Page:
The children's classic "The Runaway Bunny," written by Margaret Wise Brown and illustrated by Clement Hurd, might seem an odd place to begin a theological reflection.
"The Runaway Bunny" begins with a young bunny who decides to run away: "'If you run away,' said his mother, 'I will run after you. For you are my little bunny.'" And so begins an imaginary game of chase. No matter how many forms the little bunny takes -- a fish in a stream, a crocus in a hidden garden, a rock on a mountain -- his steadfast and protective mother finds a way of retrieving him.
For a child who has ever tested the strength of a parent's love, this story offers both reassurance and challenge.
Brown's book asks its readers how can the love of a parent for a child be explained, defined, demonstrated? The mother bunny responds to the many incarnations her child adopts, following him as he changes, not restraining his imagination while simultaneously (and doggedly) refusing to let him slip away. She changes along with him.
What do we believe? Did the ancient Israelites who authored our holy Torah, believe that God was describable, or locate-able? Perhaps an answer may be found in the dramatic and tragic moments when the Jerusalem Temples were destroyed in 586 B.C.E. and 70 C.E. For when we were exiled from our land, carrying with us both the sights and smells of a burnt Jerusalem and the dream of one day finding home again, the rabbis created a new midrash, a new vision of God's "location." They taught that when the Jews were exiled, God's holy Presence, the Shechinah, went with them. "God adapted, morphed, changed along with us," taught the rabbis.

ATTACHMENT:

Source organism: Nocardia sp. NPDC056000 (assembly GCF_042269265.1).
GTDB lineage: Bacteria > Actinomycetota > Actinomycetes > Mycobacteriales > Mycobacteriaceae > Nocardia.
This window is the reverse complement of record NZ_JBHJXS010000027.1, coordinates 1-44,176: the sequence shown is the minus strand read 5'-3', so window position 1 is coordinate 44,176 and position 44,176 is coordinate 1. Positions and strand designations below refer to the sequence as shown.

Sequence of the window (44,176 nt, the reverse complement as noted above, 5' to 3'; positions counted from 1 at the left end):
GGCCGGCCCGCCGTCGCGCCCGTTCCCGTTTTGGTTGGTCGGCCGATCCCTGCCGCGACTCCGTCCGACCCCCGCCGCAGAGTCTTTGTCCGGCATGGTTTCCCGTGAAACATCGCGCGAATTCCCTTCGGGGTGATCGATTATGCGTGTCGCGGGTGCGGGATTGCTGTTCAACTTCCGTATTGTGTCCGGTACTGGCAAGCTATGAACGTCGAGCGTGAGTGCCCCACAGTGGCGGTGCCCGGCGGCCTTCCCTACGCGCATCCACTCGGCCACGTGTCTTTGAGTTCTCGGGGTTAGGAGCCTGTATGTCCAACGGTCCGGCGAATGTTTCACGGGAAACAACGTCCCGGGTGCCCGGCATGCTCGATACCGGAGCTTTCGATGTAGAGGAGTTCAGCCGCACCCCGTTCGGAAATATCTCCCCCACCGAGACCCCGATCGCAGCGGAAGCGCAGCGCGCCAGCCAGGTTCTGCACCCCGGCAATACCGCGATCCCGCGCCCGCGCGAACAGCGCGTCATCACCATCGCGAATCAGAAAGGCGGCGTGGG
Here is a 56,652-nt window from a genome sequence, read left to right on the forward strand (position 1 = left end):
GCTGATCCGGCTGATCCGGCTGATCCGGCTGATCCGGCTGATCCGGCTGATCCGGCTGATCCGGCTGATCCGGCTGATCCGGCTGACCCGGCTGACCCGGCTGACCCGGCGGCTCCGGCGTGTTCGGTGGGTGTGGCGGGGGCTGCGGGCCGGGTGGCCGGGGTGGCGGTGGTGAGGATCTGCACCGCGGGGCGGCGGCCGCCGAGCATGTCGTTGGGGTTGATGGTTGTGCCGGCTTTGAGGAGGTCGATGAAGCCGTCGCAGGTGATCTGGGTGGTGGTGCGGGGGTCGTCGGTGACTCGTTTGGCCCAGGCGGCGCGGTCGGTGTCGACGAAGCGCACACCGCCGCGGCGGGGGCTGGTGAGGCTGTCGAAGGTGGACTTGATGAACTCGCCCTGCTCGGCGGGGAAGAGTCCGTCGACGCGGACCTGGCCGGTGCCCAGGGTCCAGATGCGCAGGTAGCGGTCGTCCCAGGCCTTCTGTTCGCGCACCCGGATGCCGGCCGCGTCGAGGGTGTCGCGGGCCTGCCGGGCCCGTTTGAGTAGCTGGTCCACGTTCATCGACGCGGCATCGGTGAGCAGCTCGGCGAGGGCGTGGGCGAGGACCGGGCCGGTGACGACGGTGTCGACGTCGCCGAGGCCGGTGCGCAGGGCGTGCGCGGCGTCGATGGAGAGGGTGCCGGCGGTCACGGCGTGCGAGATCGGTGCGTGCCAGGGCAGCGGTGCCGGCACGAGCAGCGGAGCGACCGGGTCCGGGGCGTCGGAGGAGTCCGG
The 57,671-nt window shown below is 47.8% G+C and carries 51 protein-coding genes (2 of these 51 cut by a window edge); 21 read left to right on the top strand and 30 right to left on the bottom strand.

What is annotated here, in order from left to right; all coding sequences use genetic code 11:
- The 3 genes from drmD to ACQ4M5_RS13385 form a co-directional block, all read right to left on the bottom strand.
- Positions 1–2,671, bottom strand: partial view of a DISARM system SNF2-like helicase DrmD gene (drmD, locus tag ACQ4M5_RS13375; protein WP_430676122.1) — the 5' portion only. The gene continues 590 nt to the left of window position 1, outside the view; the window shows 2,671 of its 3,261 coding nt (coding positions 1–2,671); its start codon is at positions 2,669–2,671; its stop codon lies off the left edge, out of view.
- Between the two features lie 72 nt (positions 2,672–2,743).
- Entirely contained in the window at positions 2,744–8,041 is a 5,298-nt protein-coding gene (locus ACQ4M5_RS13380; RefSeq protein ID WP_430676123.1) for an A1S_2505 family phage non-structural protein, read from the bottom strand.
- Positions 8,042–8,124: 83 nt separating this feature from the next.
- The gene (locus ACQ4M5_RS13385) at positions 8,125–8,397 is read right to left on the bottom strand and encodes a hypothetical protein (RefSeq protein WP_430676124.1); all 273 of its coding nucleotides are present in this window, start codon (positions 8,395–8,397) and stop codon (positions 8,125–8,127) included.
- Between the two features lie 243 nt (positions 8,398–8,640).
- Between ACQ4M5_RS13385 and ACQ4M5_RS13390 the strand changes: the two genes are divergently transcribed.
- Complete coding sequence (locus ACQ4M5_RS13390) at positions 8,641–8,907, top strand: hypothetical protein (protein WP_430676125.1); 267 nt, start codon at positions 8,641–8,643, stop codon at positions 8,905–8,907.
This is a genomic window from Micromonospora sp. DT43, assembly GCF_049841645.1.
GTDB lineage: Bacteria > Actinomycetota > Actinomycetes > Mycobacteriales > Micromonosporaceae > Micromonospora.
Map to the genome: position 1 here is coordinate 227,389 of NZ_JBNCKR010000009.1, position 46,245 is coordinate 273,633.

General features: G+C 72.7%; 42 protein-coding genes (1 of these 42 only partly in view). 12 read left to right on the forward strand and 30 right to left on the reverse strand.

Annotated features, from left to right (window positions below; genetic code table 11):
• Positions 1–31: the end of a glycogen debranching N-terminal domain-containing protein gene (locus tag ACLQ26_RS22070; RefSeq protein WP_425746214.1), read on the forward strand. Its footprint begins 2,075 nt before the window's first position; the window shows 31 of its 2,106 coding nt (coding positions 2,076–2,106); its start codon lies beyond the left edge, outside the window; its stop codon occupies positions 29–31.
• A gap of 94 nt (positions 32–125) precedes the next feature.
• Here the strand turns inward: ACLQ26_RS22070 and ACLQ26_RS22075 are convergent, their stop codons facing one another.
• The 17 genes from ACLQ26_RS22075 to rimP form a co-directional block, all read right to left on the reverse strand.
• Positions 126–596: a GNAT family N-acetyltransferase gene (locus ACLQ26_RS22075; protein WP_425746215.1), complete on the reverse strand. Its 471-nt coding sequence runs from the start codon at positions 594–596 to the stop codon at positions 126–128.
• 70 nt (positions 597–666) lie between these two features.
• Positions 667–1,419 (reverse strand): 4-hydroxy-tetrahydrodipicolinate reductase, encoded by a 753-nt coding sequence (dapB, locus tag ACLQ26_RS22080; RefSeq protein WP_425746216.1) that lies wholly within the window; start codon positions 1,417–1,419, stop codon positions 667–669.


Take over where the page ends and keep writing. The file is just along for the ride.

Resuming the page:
Deep in the soul of the Jewish people is the conviction that our "Avinu Malkeinu", our own "Mother Bunny," won't let us go. But the deepest part of this is that we've never run away. Even when we've rejected one image of God, chosen one notion of the Sacred over another, our relationship with God has remained strong. For the Torah, God is an intervening character in history. For Rabbi Mordechai Kaplan, founder of Reconstructionist Judaism, God is "the Power that makes for salvation." Definitions only accomplish so much, given their rootedness in limits of language. Words like Source, Elohim, Adonai, Spirit -- all sublime pointers -- affirm the infinite potentiality of the universe to be purposeful, to respond to the particulars of today.
I pray that we never run away from our Divine potential, that the challenge of belief is a compelling conversation we remain determined to share. May our precious communities always feel the Presence of God. And may the way we treat each other and the world around us always demonstrate the most sacred of ideals.